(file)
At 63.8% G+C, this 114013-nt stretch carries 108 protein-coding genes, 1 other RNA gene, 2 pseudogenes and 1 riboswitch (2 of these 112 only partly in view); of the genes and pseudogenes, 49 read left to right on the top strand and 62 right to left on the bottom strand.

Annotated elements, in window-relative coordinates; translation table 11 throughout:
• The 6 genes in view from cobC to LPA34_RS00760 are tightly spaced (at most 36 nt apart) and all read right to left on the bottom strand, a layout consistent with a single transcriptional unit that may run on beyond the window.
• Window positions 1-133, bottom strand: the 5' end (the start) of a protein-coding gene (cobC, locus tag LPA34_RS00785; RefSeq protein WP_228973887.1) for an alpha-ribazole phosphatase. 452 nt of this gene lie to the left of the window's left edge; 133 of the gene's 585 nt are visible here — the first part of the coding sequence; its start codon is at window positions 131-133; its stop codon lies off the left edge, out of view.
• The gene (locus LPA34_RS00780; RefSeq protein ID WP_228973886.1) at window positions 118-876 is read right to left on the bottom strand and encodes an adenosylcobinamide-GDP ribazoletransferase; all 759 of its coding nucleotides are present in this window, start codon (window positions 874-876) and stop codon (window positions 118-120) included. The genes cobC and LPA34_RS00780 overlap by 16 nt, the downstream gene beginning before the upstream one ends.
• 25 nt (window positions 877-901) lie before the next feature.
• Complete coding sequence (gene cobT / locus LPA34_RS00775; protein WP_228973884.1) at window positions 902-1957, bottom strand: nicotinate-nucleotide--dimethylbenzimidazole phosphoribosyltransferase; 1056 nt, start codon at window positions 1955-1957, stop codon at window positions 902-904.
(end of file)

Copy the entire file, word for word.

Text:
At 63.8% G+C, this 114013-nt stretch carries 108 protein-coding genes, 1 other RNA gene, 2 pseudogenes and 1 riboswitch (2 of these 112 only partly in view); of the genes and pseudogenes, 49 read left to right on the top strand and 62 right to left on the bottom strand.

Annotated elements, in window-relative coordinates; translation table 11 throughout:
• The 6 genes in view from cobC to LPA34_RS00760 are tightly spaced (at most 36 nt apart) and all read right to left on the bottom strand, a layout consistent with a single transcriptional unit that may run on beyond the window.
• Window positions 1-133, bottom strand: the 5' end (the start) of a protein-coding gene (cobC, locus tag LPA34_RS00785; RefSeq protein WP_228973887.1) for an alpha-ribazole phosphatase. 452 nt of this gene lie to the left of the window's left edge; 133 of the gene's 585 nt are visible here — the first part of the coding sequence; its start codon is at window positions 131-133; its stop codon lies off the left edge, out of view.
• The gene (locus LPA34_RS00780; RefSeq protein ID WP_228973886.1) at window positions 118-876 is read right to left on the bottom strand and encodes an adenosylcobinamide-GDP ribazoletransferase; all 759 of its coding nucleotides are present in this window, start codon (window positions 874-876) and stop codon (window positions 118-120) included. The genes cobC and LPA34_RS00780 overlap by 16 nt, the downstream gene beginning before the upstream one ends.
• 25 nt (window positions 877-901) lie before the next feature.
• Complete coding sequence (gene cobT / locus LPA34_RS00775; protein WP_228973884.1) at window positions 902-1957, bottom strand: nicotinate-nucleotide--dimethylbenzimidazole phosphoribosyltransferase; 1056 nt, start codon at window positions 1955-1957, stop codon at window positions 902-904.